MeSH (Medical Subject Headings) is the collection of indexing terms and controlled vocabulary applied to every single citation in PubMed. Searches of great specificity can be conducted in PubMed via the use of the MeSH hierarchy of over 26,000 subject headings. Some of the ways in which MeSH searches can be helpful follow:
Another way to discover MeSH terms for use in a search is to find an article in PubMed that is on topic, and then click on the "+" symbol next to the heading "Publication Types, MeSH Terms, Substances" which is located at the bottom of each citation in abstract view. Here you will see the MeSH terms that have been applied to an article and you can click on any that look useful to you and add them to your search. Note that article records are added to PubMed before they have been assigned MeSH terms (the MeSH terms are assigned later) so if it is a new article and you don't see MeSH terms it is because it has not had MeSH terms assigned to it yet (but fear not, they will be assigned to that article in the near future).
1) Got to the MeSH database by clicking on the MeSH Database hyperlink located under the More Resources heading on the PubMed homepage
2) Enter search terms into the search box and click the "Search" button
3) From the resultant list of possible MeSH terms, select the appropriate subject heading; for our example we will select "Breast Neoplasms" (Notes: a) there will not always be a MeSH term which is suitable for your topic b) there are often scope notes to help you determine if a particular subject heading is appropriate for your search)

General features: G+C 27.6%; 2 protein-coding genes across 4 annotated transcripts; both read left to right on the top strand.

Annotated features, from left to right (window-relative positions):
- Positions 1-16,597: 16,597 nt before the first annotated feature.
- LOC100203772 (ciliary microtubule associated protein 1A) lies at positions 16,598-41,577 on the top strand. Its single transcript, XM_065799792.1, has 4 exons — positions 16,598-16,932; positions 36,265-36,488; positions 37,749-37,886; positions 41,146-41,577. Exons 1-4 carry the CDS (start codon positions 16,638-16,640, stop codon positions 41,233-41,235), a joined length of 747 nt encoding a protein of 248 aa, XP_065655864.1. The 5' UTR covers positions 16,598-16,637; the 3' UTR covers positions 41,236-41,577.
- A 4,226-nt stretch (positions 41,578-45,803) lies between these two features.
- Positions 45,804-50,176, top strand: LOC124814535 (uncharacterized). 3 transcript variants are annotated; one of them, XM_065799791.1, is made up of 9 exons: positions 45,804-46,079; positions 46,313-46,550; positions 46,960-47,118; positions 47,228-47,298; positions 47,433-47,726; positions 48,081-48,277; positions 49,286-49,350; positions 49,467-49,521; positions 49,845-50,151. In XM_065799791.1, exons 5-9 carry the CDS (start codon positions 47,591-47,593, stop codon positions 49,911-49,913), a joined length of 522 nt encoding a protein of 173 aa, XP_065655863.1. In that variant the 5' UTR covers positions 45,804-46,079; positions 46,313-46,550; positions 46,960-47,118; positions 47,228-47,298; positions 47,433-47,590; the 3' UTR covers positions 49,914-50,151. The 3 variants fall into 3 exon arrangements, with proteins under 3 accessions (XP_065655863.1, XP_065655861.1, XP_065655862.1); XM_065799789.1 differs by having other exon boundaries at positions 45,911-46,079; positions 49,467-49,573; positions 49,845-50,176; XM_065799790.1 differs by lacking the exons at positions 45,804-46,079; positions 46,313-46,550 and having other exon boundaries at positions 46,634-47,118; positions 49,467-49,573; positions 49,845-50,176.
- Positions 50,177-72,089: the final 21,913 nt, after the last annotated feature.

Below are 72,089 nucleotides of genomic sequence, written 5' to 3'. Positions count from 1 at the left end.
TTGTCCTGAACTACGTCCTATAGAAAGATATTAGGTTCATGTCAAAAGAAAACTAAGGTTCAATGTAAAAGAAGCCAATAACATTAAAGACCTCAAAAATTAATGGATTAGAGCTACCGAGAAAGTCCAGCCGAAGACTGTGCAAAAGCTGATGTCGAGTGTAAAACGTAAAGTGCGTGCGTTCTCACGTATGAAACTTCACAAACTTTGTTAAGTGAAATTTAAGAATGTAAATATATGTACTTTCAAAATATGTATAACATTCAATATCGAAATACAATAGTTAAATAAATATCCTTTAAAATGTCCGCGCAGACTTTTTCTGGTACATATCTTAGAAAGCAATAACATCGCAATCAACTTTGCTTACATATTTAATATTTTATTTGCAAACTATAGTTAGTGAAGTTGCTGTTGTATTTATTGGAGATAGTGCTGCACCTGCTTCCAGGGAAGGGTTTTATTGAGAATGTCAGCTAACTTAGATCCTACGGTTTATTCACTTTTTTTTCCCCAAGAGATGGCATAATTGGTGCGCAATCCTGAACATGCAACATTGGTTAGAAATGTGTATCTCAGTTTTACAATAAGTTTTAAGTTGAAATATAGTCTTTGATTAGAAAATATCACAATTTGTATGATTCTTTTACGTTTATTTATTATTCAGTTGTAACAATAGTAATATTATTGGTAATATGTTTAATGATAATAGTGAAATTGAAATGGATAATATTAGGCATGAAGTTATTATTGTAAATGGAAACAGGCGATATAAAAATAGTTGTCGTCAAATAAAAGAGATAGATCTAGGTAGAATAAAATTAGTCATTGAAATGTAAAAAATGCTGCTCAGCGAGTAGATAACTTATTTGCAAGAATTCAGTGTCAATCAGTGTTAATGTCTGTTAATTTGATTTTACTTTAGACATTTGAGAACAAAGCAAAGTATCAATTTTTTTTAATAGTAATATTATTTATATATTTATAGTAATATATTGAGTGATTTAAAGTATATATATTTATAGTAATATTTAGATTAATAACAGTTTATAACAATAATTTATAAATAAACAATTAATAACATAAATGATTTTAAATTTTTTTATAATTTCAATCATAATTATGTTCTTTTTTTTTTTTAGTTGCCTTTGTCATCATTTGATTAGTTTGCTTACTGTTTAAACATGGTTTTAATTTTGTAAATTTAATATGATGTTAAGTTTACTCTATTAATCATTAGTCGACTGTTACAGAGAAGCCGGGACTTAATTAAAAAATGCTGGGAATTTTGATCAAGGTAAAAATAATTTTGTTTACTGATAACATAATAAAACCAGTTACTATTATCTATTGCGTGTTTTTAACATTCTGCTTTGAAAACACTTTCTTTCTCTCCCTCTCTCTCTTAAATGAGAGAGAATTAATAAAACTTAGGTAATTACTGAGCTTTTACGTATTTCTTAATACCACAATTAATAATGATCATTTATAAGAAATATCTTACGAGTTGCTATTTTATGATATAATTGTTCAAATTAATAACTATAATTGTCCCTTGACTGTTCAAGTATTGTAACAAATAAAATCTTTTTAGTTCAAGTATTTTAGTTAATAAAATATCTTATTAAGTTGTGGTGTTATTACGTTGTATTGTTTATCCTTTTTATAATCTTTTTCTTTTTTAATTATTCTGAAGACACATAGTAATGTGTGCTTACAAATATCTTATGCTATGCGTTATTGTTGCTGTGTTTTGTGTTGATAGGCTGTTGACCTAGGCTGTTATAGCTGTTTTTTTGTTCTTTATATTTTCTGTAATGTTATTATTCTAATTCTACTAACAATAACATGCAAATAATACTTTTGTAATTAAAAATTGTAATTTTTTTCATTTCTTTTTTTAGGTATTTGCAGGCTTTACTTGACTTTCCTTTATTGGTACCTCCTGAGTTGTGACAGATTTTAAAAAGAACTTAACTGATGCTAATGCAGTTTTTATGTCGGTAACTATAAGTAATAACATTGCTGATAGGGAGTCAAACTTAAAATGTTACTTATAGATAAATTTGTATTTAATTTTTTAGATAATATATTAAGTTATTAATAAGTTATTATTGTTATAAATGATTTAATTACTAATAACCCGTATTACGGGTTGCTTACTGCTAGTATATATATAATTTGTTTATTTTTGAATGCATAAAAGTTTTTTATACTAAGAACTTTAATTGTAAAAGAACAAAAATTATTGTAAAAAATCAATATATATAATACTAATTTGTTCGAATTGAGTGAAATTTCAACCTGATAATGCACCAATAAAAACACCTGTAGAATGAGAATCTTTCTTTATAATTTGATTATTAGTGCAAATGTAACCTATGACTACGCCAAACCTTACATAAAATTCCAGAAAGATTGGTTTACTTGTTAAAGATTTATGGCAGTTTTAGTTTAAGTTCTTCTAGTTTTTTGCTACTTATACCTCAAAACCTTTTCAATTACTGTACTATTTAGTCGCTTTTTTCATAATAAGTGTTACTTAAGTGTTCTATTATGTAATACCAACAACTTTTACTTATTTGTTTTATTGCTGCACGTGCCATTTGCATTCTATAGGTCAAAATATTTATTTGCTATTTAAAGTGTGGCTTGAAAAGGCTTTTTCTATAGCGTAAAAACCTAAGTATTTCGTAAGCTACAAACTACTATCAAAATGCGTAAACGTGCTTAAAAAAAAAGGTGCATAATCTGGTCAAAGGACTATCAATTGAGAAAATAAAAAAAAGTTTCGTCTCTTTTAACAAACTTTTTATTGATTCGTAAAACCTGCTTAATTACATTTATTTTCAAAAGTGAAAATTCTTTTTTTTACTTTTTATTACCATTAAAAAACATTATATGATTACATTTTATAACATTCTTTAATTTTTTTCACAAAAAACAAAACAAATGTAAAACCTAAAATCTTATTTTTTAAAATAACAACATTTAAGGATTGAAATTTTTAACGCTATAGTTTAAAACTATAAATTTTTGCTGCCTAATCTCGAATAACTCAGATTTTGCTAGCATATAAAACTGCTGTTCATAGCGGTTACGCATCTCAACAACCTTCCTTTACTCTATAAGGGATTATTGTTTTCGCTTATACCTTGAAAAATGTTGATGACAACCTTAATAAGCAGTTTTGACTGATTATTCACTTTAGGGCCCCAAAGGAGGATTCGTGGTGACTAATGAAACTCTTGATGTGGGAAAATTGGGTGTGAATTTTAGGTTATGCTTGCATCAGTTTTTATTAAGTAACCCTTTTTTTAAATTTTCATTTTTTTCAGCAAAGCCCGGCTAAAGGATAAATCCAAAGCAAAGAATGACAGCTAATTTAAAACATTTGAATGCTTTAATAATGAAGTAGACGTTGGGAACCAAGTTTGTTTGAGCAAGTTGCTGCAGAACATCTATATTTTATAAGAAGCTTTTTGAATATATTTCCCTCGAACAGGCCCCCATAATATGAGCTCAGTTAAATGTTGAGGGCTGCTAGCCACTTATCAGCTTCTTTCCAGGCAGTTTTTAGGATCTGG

4) Now mark the boxes next to any subheadings and other options you would like to use in your search (for a brief description of the components of a MeSH record, click here); Note that if you select no subheadings, all of them will be included by default. Once you have made your selections, click the "Add to search builder" button in the upper right corner. Now either search the MeSH database for more MeSH terms to add to search builder, add your own search terms to the search builder box, or leave it as it is. Click the "Search PubMed" button when you are ready to run your search in PubMed. Note that for our example, the subheading of "etiology" was selected and this is reflected in the text in the search builder box.
5) The search results from this search are shown below. To modify your search, try implementing some of the other tools in MeSH or using some of the tips found here for broadening or narrowing a PubMed search.